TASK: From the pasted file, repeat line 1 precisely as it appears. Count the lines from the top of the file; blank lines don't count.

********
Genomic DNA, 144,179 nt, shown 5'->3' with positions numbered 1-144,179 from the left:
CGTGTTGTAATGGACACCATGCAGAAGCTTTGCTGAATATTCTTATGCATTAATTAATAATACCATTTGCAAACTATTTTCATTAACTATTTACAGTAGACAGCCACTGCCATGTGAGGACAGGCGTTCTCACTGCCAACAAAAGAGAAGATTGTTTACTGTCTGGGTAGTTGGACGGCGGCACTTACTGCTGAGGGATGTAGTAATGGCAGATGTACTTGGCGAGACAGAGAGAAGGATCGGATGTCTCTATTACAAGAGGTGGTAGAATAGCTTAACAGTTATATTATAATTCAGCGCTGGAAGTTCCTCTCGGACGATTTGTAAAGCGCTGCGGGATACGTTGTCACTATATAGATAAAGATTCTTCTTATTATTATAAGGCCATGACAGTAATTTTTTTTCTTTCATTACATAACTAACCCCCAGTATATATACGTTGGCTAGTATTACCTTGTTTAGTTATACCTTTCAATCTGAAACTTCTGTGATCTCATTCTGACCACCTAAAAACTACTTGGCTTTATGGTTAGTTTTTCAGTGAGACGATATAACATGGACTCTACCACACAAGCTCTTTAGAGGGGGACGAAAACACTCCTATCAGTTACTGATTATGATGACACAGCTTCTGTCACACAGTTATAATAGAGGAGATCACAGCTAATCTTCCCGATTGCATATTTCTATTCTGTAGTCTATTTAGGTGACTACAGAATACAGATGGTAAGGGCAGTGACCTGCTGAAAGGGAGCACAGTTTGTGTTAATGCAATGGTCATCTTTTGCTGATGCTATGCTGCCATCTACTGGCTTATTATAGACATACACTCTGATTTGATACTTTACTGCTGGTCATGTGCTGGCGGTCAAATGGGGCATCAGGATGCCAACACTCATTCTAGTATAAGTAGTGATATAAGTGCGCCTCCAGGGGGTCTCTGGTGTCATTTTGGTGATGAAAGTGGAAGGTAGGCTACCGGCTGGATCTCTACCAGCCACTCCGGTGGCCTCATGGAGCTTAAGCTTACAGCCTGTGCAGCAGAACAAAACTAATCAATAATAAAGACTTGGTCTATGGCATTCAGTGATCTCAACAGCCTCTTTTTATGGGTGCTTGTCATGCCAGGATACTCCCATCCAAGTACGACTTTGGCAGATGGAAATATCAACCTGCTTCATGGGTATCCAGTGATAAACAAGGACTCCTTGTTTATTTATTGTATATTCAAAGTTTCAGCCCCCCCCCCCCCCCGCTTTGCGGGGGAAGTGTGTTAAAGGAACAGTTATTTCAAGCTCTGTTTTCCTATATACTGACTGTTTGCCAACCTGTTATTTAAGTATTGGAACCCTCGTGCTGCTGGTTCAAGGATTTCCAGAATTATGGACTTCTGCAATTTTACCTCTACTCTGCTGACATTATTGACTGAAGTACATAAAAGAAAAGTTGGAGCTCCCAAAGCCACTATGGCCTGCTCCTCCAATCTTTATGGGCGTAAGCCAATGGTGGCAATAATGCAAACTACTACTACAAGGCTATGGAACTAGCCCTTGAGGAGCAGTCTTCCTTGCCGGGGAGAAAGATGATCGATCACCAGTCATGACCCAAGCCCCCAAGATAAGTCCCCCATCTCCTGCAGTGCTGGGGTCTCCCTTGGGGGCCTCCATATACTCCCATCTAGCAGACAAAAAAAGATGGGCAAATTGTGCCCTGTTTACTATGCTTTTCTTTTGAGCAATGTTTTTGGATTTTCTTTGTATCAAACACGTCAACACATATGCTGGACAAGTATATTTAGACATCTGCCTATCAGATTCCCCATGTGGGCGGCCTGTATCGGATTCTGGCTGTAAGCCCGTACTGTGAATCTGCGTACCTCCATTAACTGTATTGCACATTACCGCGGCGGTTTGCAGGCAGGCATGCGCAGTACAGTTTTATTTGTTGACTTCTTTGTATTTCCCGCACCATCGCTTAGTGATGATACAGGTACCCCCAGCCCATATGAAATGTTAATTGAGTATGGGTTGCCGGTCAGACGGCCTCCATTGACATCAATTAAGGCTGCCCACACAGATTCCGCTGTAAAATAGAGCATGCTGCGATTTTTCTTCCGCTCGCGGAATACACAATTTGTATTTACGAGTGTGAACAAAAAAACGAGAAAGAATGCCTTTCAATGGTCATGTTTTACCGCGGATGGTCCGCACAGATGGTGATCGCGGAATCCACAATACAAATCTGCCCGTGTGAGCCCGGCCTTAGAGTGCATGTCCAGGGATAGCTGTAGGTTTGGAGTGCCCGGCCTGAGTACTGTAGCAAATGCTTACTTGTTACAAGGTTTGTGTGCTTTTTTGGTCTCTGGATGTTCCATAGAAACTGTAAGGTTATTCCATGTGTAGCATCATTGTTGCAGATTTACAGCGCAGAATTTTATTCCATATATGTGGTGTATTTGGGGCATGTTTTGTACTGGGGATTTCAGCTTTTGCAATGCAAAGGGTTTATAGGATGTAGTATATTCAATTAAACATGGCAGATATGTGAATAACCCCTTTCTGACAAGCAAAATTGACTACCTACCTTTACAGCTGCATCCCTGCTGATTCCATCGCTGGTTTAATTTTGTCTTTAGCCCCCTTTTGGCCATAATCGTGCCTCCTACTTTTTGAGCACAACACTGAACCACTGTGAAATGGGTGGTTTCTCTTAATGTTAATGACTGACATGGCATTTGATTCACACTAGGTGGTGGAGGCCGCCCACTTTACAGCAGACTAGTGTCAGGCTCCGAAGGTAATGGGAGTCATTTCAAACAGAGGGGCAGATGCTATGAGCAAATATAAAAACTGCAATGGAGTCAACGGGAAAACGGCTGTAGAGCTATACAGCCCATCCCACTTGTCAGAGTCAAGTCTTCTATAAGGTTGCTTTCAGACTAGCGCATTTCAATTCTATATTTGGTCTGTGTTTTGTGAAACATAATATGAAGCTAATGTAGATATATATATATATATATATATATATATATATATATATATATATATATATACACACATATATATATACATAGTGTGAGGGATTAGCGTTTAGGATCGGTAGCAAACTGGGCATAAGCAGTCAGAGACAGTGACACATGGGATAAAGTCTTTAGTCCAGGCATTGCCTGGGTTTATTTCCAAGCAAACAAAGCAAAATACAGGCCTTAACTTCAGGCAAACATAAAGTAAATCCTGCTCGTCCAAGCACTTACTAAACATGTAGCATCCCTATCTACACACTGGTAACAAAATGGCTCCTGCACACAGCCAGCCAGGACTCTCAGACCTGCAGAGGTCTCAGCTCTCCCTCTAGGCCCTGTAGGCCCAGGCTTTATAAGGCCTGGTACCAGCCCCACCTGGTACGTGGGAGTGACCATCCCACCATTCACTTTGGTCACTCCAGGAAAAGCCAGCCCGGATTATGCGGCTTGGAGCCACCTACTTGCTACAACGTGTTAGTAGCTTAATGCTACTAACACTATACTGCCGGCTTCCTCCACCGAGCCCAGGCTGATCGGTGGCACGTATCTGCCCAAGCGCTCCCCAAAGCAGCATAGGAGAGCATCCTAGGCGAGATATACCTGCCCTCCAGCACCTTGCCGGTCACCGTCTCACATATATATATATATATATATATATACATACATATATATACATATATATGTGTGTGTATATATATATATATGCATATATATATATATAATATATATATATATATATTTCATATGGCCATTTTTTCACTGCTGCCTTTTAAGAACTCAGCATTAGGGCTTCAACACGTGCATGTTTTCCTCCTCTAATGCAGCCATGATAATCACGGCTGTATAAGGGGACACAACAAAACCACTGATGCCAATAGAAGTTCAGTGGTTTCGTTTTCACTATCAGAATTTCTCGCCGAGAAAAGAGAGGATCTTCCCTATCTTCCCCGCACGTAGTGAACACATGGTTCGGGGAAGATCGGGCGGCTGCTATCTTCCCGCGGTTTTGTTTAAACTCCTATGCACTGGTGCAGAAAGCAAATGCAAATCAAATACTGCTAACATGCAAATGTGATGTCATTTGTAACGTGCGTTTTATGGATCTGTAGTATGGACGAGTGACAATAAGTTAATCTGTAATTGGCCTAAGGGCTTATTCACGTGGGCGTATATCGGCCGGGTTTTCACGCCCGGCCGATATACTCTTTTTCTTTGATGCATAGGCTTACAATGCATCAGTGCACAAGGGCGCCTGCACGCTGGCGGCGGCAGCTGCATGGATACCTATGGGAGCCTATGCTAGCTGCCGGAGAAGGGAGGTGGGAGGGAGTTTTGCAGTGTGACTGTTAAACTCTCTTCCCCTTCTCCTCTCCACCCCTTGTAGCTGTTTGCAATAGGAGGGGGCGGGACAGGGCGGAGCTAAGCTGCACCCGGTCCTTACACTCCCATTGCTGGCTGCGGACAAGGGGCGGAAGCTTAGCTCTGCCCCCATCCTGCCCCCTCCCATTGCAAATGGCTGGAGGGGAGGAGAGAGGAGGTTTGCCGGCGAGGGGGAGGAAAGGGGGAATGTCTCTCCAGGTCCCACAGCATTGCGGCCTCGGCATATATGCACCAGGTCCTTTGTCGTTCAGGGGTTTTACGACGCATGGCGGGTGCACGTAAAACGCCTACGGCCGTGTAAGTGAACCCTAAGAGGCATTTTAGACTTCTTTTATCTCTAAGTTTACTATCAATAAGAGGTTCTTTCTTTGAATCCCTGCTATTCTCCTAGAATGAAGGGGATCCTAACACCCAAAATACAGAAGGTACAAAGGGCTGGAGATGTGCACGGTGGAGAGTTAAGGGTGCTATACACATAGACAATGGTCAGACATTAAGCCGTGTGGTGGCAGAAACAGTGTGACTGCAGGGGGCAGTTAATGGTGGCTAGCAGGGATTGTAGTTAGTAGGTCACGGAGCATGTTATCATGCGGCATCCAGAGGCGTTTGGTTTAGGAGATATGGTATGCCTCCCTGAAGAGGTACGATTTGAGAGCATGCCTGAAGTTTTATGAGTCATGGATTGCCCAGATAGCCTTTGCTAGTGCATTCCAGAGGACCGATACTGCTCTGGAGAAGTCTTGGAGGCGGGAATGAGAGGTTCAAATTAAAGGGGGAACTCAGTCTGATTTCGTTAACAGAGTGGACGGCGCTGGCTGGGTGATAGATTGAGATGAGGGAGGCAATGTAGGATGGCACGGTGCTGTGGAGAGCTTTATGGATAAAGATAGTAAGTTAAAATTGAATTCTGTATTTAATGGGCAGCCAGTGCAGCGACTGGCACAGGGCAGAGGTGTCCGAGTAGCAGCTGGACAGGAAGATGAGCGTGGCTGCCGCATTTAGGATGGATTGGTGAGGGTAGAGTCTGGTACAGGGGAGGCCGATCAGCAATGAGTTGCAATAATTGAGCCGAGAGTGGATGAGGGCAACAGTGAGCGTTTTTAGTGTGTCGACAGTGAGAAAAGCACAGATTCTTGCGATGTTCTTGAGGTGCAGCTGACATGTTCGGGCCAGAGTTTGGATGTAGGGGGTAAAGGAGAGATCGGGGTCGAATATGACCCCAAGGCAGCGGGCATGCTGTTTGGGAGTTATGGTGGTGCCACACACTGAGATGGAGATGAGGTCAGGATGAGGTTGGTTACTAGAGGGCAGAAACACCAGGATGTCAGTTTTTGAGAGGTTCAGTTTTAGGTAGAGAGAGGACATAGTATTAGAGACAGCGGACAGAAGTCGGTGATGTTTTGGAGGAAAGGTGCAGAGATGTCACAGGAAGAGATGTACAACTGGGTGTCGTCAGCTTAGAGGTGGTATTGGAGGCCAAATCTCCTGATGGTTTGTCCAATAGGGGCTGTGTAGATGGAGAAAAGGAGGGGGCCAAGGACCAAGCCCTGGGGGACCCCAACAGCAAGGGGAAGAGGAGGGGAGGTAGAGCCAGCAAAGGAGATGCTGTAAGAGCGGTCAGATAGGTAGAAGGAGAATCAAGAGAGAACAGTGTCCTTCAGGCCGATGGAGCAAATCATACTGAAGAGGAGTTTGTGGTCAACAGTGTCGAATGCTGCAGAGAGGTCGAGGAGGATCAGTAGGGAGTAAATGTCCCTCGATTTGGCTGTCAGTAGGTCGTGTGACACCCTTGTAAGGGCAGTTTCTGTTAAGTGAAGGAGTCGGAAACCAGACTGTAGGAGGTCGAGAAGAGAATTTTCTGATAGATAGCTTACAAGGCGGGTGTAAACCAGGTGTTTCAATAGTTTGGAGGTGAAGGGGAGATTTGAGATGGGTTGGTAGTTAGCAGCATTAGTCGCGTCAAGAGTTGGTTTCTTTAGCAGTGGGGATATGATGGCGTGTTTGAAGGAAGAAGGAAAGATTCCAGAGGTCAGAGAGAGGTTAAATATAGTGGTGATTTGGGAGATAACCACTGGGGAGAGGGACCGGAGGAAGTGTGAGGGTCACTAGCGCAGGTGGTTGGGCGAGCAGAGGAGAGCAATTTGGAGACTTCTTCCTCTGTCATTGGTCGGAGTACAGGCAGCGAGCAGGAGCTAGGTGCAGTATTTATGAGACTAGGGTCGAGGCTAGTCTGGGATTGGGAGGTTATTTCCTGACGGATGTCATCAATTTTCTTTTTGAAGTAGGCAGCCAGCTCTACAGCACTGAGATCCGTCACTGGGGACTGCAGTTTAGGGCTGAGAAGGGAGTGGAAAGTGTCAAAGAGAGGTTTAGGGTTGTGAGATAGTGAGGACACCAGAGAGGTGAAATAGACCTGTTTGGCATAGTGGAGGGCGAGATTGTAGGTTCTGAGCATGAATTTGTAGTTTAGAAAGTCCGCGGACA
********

Genomic DNA, 144,179 nt, shown 5'->3' with positions numbered 1-144,179 from the left: